The Chrysalids is the book that was chosen for me in the recent Classics Club Spin. The deadline for posting our Spin book reviews was supposed to be yesterday, but I got confused with the dates and am a day late! Anyway, after enjoying all of the books I’ve previously read by John Wyndham – The Midwich Cuckoos, Chocky and The Day of the Triffids – I had high hopes for this one and wasn’t disappointed. It’s another fascinating, exciting and thought-provoking novel – although not quite what I’d been expecting.
I deliberately tried not to read too much about this book before I started it, so I assumed the Chrysalids must be some sort of monstrous alien beings similar to the Triffids. However, this is not really that kind of book at all; it’s a post-apocalyptic novel exploring the changes in society brought about by an unspecified (though presumably nuclear) disaster known as the ‘Tribulation’. There are no monsters, although some of the characters view their fellow humans that way.
Our narrator, David Strorm, was born many years after the Tribulation in rural Labrador, a part of the world where normal life has resumed to some extent, although the ‘Old People’ have been almost forgotten and their technological advances have been lost in the mists of time. The people of Labrador are living an almost medieval existence, ruled by religious zealots who believe that as God created humans in his image, all human life should conform to a set of strict specifications. Anyone who is found to deviate from this in any way is considered a blasphemy and exiled to the Fringes, a wild and lawless region to the south. Unfortunately, as a result of the nuclear apocalypse, mutations have become very common.
David is still a child when his best friend Sophie is banished to the Fringes after her shoe comes off, revealing a sixth toe. Having witnessed Sophie’s fate, David becomes aware of the importance of keeping his own mutation – the power of telepathy – a secret. A mental abnormality should be easier to hide than a physical one, but the very fact that he and his telepathic friends look just like everyone else makes them a bigger threat to the religious leaders who are determined to identify and drive out every blasphemy. Can David and the others continue to keep their special ability hidden – and what will happen if they get caught?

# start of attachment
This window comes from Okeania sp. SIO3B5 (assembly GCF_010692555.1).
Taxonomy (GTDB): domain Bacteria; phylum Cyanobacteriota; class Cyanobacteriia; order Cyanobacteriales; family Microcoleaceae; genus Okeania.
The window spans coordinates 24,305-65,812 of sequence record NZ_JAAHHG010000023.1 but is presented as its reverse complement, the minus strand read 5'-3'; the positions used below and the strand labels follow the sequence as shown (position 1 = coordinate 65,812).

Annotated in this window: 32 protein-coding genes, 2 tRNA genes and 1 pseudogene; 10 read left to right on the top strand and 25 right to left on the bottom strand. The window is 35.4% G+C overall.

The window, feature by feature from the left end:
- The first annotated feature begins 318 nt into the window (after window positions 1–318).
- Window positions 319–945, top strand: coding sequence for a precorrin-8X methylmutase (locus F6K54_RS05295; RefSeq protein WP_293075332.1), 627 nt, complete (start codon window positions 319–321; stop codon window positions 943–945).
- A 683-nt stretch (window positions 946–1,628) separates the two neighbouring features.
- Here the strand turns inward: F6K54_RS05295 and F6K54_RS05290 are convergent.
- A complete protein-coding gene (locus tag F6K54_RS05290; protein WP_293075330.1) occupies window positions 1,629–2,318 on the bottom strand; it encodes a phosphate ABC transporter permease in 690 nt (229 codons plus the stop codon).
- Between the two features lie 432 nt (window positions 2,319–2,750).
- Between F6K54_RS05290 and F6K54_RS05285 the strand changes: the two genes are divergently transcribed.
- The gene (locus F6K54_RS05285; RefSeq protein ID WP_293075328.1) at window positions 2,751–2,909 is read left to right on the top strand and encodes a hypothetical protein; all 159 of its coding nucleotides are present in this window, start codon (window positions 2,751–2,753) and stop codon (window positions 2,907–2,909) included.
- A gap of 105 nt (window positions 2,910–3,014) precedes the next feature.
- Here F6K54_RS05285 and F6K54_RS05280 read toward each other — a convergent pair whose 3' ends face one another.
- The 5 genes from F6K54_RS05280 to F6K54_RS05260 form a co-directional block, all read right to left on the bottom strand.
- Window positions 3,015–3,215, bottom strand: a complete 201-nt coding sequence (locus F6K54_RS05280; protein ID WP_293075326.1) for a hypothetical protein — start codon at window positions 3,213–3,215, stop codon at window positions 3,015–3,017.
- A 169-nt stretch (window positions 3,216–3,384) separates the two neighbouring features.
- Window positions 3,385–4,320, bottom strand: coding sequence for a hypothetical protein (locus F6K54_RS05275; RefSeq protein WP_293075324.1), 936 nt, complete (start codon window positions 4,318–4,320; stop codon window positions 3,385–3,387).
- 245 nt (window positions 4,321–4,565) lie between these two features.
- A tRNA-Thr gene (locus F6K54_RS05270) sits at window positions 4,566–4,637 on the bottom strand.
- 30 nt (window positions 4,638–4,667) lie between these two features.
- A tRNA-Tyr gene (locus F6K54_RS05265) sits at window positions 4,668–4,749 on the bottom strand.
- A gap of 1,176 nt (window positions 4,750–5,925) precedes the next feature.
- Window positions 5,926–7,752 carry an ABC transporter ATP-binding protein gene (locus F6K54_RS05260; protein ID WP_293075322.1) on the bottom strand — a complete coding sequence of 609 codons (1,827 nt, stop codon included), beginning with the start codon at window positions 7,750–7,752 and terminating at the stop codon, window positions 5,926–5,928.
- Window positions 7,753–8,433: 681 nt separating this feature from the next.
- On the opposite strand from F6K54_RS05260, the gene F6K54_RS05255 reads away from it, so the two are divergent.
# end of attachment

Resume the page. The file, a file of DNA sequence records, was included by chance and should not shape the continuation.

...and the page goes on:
What makes The Chrysalids so interesting is that although it was published in 1955 and set in some distant point in the future, the themes and ideas it explores are still very relevant to our lives today. Intolerance, bigotry and prejudice have sadly not gone away and there is still a tendency for some groups to judge others for not being ‘people like us’. The Chrysalids raises the interesting question of what being normal actually means and why any of us should have the right to decide whether another person is normal or not. Later in the novel another community is introduced who also consider their own way of life to be superior and to them it’s the religious fundamentalists of Labrador who are seen as primitive and savage.
Like the other Wyndham novels I’ve read, the science fiction elements in this one are really quite understated; the main focus is on the changes in society and in daily life caused by an apocalyptic or paranormal incident. I think this is why I enjoy reading Wyndham so much even though I don’t consider myself a big fan of science fiction in general. However, although I loved most of this book and found it quite gripping, I felt that the message became a bit unclear towards the end, possibly intentionally, with the introduction of that other community (it’s difficult to discuss it properly here while trying to avoid spoilers). Still, I was left with a lot to think about, which is always a good thing, and I wished there had been a sequel, or at least a few more chapters, as it seemed there was a lot more to learn about this world and our characters’ place in it. If you’ve read this book I would love to hear your thoughts!
This is book 31/50 from my second Classics Club list.